• The Planning Service were exploring the use of heat mapping to understand the potential for district heating systems, biomass or use of waste heat – for example that from Shoreham Power Station.
    • There was further scope to work in partnership with main Energy Companies
    • There was further scope to explore the potential of an Energy Services Company (ESCO)
    • Installing solar heating and photo voltaics was a tried and tested technology and there was greater scope for the city to take advantage of Feed in Tariffs (FIT).
    • Some work had been undertaken to assess the value of on-site wind energy. Off site wind energy was more likely to generate greater benefits but the siting of this could be controversial. Further work might be undertaken to explore opportunities


    In its 2008-11Corporate Plan, the Council has outlined a commitment to reduce the city’s carbon footprint. This would be measured as a success if, by 2011:


    • C02 emissions per head and C02 emissions from council activities had reduced    
    • More wind, solar and other sustainable energy is installed locally


    Leadership from the Council was also evident in the 10:10 initiative. The Council’s Carbon Management Programme also set an ambitious initial target to generate 5% of our energy from renewables by 2012.  As the Council had an energy bill of £4-5m per year, there was a good business case for scrutinising the energy bill and assessing the scope to use renewable energy to reduce the Council’s carbon footprint and reduce costs. The authority also had a good record, through the Architecture and Design team, of integrating renewables into existing buildings.


    He highlighted a couple of good practice examples in the city. Firstly the Westergate Business Centre which was a joint regeneration project in Moulescombe. Thurstan Crockett then explained that this was an outdated industrial estate, where a detailed project plan to convert it into a sustainable industrial centre was developed using funding from the Single Regeneration Budget (SRB) and EB4U.  The specifications included solar pipes, a wind turbine and ground source heat pumps (GSHP). At that time many renewable technologies were in their infancy, in particular difficulties with GSHP and solar, but they went the extra mile to make them work. The aim was to incorporate renewable energy technology wherever possible.  The other example was at Downsview Link College.


    Geoff Raw told the Panel that the energy efficiency of the existing housing stock had been improved, including loft insulation and cavity wall insulation. Solar water heating systems had been installed in 141 homes. This addressed both fuel poverty and reduced carbon emissions. There would be further opportunities in the future, subject to the business case stacking up.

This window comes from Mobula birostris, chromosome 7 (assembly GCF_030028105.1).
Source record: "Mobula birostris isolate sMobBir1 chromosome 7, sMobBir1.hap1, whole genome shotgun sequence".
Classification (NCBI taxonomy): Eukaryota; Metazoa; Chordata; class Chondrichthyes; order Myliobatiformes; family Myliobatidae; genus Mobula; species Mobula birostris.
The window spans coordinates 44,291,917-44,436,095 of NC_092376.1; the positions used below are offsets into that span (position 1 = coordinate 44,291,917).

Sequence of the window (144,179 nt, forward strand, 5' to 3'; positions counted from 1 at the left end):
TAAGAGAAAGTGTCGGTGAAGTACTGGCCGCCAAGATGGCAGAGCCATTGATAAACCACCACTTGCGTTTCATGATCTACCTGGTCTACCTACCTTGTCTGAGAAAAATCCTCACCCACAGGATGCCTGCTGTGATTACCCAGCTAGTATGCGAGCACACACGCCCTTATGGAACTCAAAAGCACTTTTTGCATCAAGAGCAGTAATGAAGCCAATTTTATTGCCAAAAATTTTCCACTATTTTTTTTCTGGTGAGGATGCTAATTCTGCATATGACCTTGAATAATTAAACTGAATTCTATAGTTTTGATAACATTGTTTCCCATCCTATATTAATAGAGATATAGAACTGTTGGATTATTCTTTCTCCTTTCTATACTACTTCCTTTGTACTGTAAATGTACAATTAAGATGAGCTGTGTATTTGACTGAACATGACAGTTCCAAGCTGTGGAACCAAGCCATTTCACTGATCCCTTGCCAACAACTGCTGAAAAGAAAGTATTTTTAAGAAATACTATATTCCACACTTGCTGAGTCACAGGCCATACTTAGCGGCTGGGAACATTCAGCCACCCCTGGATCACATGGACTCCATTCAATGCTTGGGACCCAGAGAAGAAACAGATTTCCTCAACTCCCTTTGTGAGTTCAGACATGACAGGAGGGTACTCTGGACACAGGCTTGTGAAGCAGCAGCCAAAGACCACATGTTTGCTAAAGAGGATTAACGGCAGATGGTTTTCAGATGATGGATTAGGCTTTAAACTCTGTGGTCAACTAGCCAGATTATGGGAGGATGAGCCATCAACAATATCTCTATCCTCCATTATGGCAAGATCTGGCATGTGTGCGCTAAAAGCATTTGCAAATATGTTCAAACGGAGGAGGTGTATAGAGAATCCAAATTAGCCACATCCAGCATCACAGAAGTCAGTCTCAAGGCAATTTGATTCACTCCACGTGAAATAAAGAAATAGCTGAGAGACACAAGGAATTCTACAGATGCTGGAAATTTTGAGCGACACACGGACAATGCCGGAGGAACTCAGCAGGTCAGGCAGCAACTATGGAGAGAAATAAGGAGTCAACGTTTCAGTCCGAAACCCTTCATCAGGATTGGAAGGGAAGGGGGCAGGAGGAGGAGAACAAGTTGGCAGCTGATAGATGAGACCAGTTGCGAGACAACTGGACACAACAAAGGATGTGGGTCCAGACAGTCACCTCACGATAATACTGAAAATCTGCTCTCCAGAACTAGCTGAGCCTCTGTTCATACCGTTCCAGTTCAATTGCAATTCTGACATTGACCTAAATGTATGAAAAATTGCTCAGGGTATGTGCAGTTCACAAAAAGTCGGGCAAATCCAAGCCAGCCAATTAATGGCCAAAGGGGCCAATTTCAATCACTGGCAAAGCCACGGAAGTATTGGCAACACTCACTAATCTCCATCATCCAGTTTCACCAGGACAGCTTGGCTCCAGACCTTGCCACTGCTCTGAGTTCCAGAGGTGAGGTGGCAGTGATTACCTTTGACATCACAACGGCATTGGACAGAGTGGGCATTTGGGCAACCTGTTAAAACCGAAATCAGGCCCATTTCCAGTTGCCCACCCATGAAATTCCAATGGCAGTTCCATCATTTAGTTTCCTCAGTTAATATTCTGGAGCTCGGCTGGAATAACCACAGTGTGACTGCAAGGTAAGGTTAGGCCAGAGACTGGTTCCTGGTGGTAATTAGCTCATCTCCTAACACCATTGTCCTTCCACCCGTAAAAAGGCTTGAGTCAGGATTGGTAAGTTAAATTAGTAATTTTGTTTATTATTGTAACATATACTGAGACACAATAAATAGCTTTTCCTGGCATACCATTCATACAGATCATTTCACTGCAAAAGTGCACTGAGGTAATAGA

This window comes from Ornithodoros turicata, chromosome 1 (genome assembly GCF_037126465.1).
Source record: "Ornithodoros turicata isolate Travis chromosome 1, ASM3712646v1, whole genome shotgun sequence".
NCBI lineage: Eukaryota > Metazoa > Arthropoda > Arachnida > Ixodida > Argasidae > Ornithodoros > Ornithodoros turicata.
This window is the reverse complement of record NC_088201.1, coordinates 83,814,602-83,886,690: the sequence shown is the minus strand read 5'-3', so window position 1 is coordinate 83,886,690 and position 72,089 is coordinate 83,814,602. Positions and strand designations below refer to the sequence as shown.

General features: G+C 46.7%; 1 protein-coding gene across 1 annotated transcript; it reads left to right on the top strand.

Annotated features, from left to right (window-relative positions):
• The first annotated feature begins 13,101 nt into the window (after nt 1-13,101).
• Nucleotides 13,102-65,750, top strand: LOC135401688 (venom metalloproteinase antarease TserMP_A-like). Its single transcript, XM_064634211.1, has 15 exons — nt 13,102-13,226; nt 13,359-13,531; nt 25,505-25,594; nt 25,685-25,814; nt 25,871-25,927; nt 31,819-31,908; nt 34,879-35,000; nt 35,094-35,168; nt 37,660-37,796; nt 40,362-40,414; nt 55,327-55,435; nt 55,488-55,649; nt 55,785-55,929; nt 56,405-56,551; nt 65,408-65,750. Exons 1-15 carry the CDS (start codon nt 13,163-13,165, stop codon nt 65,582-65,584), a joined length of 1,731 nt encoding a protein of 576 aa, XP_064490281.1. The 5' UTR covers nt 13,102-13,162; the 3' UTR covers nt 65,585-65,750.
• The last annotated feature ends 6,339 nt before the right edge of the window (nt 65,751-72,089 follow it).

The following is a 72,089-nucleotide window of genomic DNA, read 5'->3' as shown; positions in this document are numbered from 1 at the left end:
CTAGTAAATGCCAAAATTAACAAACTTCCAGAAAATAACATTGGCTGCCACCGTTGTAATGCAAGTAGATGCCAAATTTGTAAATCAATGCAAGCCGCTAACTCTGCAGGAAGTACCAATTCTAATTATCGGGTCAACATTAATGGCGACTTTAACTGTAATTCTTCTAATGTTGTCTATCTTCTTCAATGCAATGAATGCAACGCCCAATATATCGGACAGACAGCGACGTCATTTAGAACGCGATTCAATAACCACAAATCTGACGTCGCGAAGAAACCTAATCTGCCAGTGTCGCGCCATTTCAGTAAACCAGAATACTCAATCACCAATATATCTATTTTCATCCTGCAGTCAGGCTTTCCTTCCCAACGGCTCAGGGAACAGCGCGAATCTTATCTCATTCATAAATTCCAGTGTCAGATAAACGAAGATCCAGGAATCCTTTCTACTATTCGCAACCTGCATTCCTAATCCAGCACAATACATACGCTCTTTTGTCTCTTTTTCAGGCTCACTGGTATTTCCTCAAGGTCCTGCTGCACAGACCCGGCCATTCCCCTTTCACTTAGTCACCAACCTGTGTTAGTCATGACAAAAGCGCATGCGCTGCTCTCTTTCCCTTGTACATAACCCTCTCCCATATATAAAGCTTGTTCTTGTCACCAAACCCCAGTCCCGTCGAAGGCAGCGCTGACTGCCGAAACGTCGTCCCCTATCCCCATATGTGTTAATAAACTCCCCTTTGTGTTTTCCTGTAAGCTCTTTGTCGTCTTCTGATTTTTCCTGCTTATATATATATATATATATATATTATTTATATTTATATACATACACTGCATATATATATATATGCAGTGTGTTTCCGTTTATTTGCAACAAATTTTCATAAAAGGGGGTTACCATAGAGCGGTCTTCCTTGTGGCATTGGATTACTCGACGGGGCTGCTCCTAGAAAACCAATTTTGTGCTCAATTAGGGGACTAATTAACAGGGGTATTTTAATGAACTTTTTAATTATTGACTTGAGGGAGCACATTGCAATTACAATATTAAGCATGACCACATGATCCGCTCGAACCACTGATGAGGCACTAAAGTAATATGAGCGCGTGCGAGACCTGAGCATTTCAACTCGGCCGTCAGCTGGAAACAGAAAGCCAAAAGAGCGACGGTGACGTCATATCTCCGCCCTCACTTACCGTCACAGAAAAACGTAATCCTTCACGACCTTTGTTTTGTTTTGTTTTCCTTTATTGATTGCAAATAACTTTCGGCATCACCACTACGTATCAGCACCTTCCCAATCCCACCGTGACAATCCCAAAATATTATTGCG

The key roles of the Council were:


    • Supporter: both in purchasing and backing schemes. The Council had bought electricity produced from renewables in its main supply contract, which represented a multi-million pound investment in the sector.
    • Facilitator e.g. backed EON in building a major new windfarm off the Sussex coast
    • Developer: taking forward a vast array of projects and development initiatives. Strategic Directors were carrying out a review of major projects and this would include an assessment of the potential for renewable energy as part of this review. Renewables potentially could offer the City a way of  future proofing its energy supply and affording a competitive advantage to business.        


    Questions to Geoff Raw (GR) and Thurstan Crockett (TC)


    Q: How strong a role will the Council take on renewables, or will it be left to the private sector to develop them?


    GR:  We intend to review the asset management strategy to get wins from our existing facilities and become more cost effective, while reducing C02 emissions at the same time. In our review of major projects, we will consider what the scope is for including renewable energy as part of the criteria for evaluating schemes. The Council will seek to invest wisely e.g. based on which are the best technologies and the longevity of the schemes. This will avoid setting up pilots with untested technology which then do not perform.


    Q: Wind turbines were given as an example, are the current ones effective and how does the Planning process respond when the proposed turbine is not wanted by the community?


    TC: The majority of these wind turbines were installed 5 years ago. Recent evidence that urban micro-geneneration only works if the site is very high. Other sites, such as Whitehawk have not performed well. Larger turbines are needed but may not be popular in the suggested area.


    GR: Based on some of the expert feedback previously seen, micro generation wind turbines seem to be of very limited benefit. In terms of larger wind turbines, the community need to consider this issue with Members, for example whether to situate them on the South Downs and/or offshore. Offshore wind seems to be the best option given the government’s policy focus. The Council will need to feed its views to central government. 


    Q: How can the Council make best use of the Feed in Tariff (FIT) opportunities?


    GR: By:


    • Reviewing major Council projects (and exploring renewable energy  opportunities)
    • Ensuring politicians are provided with the financial modelling to support them in making investment decisions
    • Modelling FIT rate scenarios


    TC: Detailed work is being carried out by Housing and Property Services on the potential of both the Council’s housing stock and its own property. This will be used to develop financial options and feed into the procurement process.


    Q: Will the Council take forward the issue of renewable energy if it considers it to be for the well-being of the community, rather than just for financial reasons?


    GR: Well being does come into the equation, but projects need to be viable particularly when public investment resources are scarce.


    Q: Isn’t there also a need to be innovative?


    GR: There is a duty to find out what resources are available to fund these schemes and report them to Members. There is a strong appetite in the city to explore ways of increasing energy efficiency. The Council also has a role in keeping the public informed about renewables e.g. providing Planning advice & information on our website, such as funding opportunities.